HON ALISON XAMON (North Metropolitan) [10.00 pm]: I rise tonight to make some comments about solitary confinement in relation to some events that occurred today. I have to say that judging by the debate we have just had, there is a fair bit of pertinence in what I will say.

Solitary isolation, which is officially known in the Western Australian prison system as separate confinement, or punishment by confinement, occurs when an individual finds themselves locked in a cell for up to 23 hours a day without social interaction. We know that the use of solitary confinement is really serious. It is also potentially incredibly harmful. It can cause irreversible psychological effects. Research has demonstrated that individuals who are held in solitary confinement experience a range of mental health problems, including anxiety, stress, panic, insomnia, paranoia, aggression and depression. Prolonged solitary confinement can cause brain changes, which in turn impacts on the person’s chances of living a successful life following their release from prison.

United Nations standards classify solitary confinement in excess of 15 consecutive days as “torture”. In 2011, the United Nations Special Rapporteur on torture and other cruel, inhuman or degrading treatment or punishment called for a ban on the use of prolonged solitary confinement except in very exceptional circumstances and for as short a time as possible. It also called for an absolute prohibition in the case of children, and people with mental disabilities. We know, as I have said, that solitary confinement is damaging for any prisoner. However, for prisoners with an underlying mental health condition or cognitive disability, and for children, it can be absolutely devastating.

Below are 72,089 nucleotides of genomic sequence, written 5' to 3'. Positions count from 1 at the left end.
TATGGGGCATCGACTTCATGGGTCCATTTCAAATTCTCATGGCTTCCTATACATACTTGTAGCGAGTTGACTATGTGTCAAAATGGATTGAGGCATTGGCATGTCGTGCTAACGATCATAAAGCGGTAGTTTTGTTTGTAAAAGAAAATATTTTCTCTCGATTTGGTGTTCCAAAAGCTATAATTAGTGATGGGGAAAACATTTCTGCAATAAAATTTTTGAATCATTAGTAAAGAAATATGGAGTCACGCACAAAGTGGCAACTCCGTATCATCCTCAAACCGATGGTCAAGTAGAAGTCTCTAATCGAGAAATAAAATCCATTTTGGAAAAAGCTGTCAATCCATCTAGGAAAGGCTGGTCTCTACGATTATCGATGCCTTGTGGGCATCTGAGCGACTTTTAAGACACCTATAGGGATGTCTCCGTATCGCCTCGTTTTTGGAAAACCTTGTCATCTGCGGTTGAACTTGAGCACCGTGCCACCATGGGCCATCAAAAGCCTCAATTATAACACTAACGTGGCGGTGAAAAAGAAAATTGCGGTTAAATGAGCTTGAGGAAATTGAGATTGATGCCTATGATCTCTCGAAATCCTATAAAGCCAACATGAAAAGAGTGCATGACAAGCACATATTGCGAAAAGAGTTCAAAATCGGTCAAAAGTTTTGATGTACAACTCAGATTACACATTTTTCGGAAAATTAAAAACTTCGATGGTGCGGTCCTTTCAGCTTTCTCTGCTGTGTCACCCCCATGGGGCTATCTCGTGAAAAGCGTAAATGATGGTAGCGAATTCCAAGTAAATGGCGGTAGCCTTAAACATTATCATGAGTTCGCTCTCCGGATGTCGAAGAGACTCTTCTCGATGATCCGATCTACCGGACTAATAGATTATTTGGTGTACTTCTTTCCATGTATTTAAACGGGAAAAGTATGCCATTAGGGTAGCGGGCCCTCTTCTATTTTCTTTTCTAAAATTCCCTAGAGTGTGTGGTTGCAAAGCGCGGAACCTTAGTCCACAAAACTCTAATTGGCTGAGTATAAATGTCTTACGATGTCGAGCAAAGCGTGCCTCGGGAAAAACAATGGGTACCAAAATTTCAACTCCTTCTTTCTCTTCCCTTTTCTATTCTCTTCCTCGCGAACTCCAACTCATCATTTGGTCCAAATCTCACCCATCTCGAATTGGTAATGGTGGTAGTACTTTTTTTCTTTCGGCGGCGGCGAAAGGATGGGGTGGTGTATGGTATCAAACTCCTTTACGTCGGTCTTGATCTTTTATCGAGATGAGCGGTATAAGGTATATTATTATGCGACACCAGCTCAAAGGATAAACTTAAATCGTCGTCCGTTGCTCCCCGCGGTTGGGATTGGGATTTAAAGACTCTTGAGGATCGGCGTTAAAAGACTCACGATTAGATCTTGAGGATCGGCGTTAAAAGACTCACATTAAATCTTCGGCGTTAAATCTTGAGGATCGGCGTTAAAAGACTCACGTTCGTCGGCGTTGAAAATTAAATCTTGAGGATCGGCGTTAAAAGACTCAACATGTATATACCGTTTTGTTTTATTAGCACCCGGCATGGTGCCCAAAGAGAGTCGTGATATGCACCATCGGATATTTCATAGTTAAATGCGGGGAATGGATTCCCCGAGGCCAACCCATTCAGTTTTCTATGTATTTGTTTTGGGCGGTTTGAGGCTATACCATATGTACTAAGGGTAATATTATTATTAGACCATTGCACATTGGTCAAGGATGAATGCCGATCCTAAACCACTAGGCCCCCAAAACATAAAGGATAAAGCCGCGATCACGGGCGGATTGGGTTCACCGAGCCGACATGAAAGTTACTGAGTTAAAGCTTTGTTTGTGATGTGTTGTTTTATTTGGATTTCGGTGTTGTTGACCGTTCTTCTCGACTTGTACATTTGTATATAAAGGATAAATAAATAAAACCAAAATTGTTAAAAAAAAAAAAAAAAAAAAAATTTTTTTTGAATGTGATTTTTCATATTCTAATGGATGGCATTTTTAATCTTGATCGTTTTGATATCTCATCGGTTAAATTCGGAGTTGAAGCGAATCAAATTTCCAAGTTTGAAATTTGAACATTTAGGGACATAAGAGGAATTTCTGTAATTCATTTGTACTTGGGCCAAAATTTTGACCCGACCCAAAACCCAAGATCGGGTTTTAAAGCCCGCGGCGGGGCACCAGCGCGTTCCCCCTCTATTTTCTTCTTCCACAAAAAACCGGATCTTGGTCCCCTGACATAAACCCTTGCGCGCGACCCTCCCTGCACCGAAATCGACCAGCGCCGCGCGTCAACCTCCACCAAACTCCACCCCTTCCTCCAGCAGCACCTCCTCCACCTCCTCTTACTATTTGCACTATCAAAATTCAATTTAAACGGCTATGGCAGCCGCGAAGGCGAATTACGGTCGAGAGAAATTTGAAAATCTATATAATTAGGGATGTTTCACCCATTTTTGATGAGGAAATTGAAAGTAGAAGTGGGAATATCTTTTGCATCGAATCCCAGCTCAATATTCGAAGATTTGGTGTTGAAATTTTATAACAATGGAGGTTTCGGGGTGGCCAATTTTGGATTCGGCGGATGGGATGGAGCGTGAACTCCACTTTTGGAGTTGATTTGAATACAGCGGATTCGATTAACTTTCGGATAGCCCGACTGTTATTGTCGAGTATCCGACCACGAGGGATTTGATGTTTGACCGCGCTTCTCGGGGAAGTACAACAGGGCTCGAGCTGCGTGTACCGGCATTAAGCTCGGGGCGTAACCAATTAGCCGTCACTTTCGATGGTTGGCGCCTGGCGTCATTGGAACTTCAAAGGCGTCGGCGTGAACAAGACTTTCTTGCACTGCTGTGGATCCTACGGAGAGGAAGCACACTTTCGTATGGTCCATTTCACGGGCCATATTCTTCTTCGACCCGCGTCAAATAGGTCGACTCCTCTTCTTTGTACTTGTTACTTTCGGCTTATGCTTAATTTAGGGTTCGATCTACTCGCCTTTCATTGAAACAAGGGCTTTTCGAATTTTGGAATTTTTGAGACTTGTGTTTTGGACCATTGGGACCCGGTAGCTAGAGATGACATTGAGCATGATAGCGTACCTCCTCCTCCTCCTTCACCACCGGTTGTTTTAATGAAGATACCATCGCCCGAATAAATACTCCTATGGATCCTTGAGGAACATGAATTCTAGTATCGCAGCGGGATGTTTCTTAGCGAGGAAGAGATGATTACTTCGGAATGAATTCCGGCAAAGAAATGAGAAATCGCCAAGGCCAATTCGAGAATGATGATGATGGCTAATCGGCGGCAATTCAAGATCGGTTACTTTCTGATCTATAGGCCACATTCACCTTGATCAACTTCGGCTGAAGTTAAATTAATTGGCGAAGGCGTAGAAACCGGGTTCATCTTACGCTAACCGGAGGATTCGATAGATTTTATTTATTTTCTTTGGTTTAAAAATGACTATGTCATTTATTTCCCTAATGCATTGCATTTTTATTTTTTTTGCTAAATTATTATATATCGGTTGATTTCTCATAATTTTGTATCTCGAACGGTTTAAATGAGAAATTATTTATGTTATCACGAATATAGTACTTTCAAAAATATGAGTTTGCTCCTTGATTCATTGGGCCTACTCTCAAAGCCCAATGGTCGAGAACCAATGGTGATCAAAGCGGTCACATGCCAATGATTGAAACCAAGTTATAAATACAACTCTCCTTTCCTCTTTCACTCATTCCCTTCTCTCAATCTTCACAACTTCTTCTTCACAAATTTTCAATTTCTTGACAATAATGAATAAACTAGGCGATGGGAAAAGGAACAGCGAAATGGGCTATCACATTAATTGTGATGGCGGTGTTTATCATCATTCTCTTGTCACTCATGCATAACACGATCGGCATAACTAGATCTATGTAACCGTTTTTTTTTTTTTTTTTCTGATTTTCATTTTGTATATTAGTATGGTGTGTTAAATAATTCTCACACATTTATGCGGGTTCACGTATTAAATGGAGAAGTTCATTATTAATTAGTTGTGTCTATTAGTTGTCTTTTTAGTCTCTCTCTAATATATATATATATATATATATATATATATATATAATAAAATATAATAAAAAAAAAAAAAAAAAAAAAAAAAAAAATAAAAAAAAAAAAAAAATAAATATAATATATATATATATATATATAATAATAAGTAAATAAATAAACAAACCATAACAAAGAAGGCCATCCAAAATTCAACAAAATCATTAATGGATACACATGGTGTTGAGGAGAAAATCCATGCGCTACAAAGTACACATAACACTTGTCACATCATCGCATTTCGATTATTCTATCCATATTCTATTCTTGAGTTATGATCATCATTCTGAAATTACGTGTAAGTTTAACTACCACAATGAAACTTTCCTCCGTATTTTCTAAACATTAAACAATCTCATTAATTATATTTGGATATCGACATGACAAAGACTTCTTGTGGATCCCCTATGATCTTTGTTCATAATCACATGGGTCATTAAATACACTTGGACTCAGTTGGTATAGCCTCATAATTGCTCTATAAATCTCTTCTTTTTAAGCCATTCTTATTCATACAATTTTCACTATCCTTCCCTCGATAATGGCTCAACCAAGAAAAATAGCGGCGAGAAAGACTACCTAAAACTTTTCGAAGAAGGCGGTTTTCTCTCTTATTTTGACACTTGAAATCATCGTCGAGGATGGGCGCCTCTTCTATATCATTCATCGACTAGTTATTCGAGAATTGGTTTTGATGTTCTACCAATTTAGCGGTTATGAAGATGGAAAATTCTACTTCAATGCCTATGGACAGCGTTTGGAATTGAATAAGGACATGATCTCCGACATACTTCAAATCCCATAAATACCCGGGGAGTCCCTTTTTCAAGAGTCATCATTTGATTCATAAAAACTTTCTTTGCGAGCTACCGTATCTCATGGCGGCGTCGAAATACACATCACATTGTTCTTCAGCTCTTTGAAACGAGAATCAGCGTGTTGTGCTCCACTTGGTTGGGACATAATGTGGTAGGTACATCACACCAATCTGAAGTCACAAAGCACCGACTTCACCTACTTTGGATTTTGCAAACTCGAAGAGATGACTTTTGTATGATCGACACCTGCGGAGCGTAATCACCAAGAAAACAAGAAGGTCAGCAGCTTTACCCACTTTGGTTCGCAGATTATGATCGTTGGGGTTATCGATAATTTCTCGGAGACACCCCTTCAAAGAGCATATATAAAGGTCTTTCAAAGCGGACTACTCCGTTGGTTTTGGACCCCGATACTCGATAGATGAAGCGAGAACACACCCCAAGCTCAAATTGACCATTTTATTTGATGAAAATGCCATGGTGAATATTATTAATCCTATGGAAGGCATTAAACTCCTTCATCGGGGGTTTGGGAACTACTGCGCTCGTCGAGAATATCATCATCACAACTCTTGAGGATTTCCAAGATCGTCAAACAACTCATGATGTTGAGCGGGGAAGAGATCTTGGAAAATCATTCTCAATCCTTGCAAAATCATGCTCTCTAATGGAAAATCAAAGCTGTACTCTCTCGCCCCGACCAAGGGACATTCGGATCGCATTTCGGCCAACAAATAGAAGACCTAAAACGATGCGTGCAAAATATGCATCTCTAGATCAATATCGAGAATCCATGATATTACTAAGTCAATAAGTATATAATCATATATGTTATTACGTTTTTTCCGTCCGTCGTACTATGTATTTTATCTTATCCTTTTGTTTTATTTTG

The most recent “The Health of Australia’s Prisoners” report in 2018 found that 40 per cent of Australian prisoners reported having a diagnosed mental health condition, and that two in three women in our prison system have a history of a mental health condition. We also know that people with cognitive or intellectual disabilities are over-represented in our prisons. I once again quote the oft used report from the Telethon Kids Institute that nine out of 10 children and young people in Banksia Hill Detention Centre were found to have at least one form of severe neurodevelopmental impairment. The permitted use of solitary isolation in Western Australian prisons and Banksia Hill Detention Centre is set out clearly in our state legislation. Under section 43 of the Prisons Act, separate confinement without charge cannot be for a period greater than 30 days, and must be reported to the Minister for Corrective Services. Shorter periods of confinement are permitted under section 82.

According to answers to questions on notice that I got back last week, in the last financial year, separate confinement was used 1 989 times in Western Australia prisons. We are talking about a whopping one-third increase on the previous year. I want to at least acknowledge, on a positive note, that the answers to those questions also revealed that in 2018–19, separate confinement was used 19 times at Banksia Hill—in other words, children and young people were kept in solitary confinement on 19 occasions—but, this financial year, separate confinement was not used at all at Banksia Hill. I hope that trend continues.